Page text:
Teachers were not the only people from District 61 who are memorable to me. Marcelo (I’ve always known him as Marcelo), worked as both a bus driver and as a custodian. Mr. Lang (I’ve always known him as Mr. Lang, and I hear he recently retired), also worked as a custodian alongside Mrs. Whitesides, who worked at Eisenhower during my time. I always saw these people working tirelessly, always working late hours, and yet they were some of the friendliest people I came across during my time in District 61. It’s the people behind the scenes who don’t get enough recognition that deserve it the most, and I thank them for all the hard work they put in, and for simply being friendly people.

In 6th grade, Mrs. Pidde first comes to mind. Again, people considered her a “mean” teacher, but this was simply her high expectations for her students. The pride she put into what she taught was obvious, and I feel she prepared me as a student to take on the challenges of middle school.

Mrs. Perisin also comes to mind in how she was able to connect with her students and teach ideas to seventh-graders that would be covered in high school AP chemistry and AP biology (concepts for college-level courses) through the use of experiments and hands-on activities (we dissected a frog at one point).

Ms. Zurbano (now Pahati), ran the band program and instilled a love for music in her students, whether this was playing saxophone in the marching band, playing piano in the jazz band, or playing guitar in a rock band. Ms. Zurbano wasn’t only a teacher, but a friend for her students, and this was what made her successful. The band trips to various states she organized are some of my fondest memories, and were the result of her hard work in preparing us musically and organizing the trips with the help of the band booster parents.

I also remember selling an unearthly amount of chocolate bars to fundraise for the trips, and winning gift cards worth something like $150. That was a lot of money in middle school, and it’s even more now as a college student.

The person that sticks out most during my time at Eisenhower was Mr. Stallings, who taught me social studies and coached the chess team (put up with coaching the chess team). Back then, I was able to connect with Mr. Stallings because we had similar taste in music and I admired his devotion to the art of cinema. He was eccentric in his ways, yet this is why his students loved him: he simply acted like a real person. The most important lesson Mr. Stallings taught me is to be yourself, and that your idiosyncrasies are your greatest assets.

Lastly, a teacher who made my time valuable in District 61 was Mrs. Maciel, who taught in the ESL department at Eisenhower back then and now teaches at Mark DeLay. Today, she’s doing the same thing that she did back then, which was to help Latino students, like me, find the self-motivation to succeed. Her work ethic back then and even now is remarkable (I still call her regularly to tell her she works too hard). I should have visited her room more often while I was in middle school, but I am still proud to call her my mom.

How old are you?

19 (born in January 1996.)

Where did you live when you attended school in District 61?


Where do you live now?

West Lafayette, Indiana (Purdue University)

What grades did you attend in Darien District 61?

Kindergarten through eighth grade

What are some of your accomplishments and noteworthy activities since leaving District 61?

Having only graduated from District 61 five years ago, it’s difficult to write about activities I consider noteworthy in comparison to what someone farther along in life may have accomplished, but I still find satisfaction and happiness from the adventures that I’ve gone through since. District 61 truly prepared me to seize the opportunities that were presented to me throughout high school and now in college.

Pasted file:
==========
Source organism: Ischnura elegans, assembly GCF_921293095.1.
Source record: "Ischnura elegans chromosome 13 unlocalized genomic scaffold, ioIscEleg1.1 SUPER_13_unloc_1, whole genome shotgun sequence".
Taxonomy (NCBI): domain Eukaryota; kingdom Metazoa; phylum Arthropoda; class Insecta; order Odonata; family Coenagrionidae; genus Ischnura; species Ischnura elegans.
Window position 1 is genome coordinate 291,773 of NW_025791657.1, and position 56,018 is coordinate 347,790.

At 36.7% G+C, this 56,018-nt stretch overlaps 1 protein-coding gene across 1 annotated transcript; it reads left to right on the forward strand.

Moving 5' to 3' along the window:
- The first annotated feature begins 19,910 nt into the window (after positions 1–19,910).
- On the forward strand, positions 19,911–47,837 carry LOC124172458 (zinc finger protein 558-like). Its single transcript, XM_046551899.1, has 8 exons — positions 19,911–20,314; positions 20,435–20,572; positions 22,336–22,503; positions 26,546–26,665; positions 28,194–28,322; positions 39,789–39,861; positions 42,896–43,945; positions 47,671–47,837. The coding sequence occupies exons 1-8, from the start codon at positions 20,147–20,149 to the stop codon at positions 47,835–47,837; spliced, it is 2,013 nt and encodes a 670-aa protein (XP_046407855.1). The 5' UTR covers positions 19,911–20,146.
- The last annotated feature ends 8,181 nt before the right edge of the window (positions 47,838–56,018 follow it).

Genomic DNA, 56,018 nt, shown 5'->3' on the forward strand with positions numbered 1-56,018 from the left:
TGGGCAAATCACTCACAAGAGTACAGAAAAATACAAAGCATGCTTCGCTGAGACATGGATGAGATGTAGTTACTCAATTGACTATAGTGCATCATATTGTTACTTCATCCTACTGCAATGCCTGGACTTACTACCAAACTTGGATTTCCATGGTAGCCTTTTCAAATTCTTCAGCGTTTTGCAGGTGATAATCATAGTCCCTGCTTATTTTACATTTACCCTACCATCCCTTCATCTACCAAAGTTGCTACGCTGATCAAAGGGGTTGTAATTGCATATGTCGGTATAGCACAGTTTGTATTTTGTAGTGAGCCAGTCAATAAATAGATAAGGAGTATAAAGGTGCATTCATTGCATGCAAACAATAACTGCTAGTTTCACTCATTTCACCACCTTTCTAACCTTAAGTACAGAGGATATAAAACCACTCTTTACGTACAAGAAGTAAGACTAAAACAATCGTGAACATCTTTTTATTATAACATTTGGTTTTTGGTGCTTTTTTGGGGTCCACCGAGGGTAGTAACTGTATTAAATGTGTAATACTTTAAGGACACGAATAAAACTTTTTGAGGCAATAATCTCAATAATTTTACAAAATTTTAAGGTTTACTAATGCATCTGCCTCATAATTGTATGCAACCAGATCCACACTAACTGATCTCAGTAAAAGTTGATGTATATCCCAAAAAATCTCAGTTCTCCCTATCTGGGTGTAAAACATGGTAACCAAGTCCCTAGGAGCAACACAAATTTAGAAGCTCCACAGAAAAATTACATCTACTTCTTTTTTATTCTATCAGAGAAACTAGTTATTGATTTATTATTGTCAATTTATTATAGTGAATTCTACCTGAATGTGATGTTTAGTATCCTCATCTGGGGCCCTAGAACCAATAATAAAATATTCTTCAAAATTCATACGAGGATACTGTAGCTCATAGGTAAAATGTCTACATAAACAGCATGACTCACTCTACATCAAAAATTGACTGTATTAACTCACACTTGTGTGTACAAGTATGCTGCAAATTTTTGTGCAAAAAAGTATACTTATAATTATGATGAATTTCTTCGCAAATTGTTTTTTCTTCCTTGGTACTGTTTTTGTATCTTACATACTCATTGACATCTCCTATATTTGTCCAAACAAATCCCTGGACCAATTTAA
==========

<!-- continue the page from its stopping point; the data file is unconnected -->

Whenever I had the chance to make a short movie for a class project, I would jump on that opportunity. This interest culminated during my sophomore year at Hinsdale South, when I was asked to direct and produce a movie that showcased the school’s philosophy, which was then showed to the entire student body on the first day of class. That experience was rewarding because it was the first time I was in charge of managing and organizing people to create something substantial, something I could share with the community.

Equally important was the substantial amount of time I dedicated to soccer during those four years. It might sound cliché, but I learned the incredible importance of working hard and how to persevere when even this was not enough to accomplish your goals. Regardless, I have great memories of playing alongside my teammates on the varsity team. Learning to deal with failure was critical: it gave me the courage to pursue opportunities that I might normally have written off.

This tenacity landed me a paid weeklong visit to MIT during my junior year, where I discovered how some of the most interesting yet humble students in the country acted, how they thought, how they shared their ideas.

More recently, I was sponsored by the Society of Hispanic Professional Engineers as a freshman to attend its National Conference in Detroit, where I was lucky enough to receive a scholarship from Microsoft. At the moment, I’m working on building a working 3D printed electric guitar that is cheaper than anything on the market, as well as other entrepreneurial projects.

What are some of your current involvements (including jobs, activities and interests)?

Here at Purdue I’m currently serving as Vice President of the 3D Printing club, a senator for my dorm building, and working as a lab monitor in the 3D printing lab.

When I’m not busy studying, I like to spend my time playing soccer at the gym, because I get the chance to meet people from all over the world. I also enjoy performing on the weekends with a rock band called Tower Six ( that I started with some friends.

What are some of your plans/goals for the future?

My short-term goals for the future are to finish working toward my bachelor’s degree in electrical engineering and complete a double minor in computer science and entrepreneurship. We live in a time similar to the 1960s where humanity is on the verge of entering a new space age, and I want to be a part of that excitement by working in the aerospace field.

The long-term goal from there would be to establish my own company one day after having the experience of working in the corporate environment for a while. It’s hard to say how much of this will pan out or what the steps needed to get there will be, but I am confident that I am on the rights path to securing a better future for myself and those around me.

Are you single? Married? Pets?

I’m currently dating my girlfriend from high school, Sara. It worked out that we’re both studying engineering at Purdue, so we can help each other out with work and that sort of thing.

I also have fish as pets in my dorm, including an eel and three aquatic frogs. I highly recommend fish for any college dorm or office. They’re soothing to watch when you’re overloaded with work and don’t require too much care.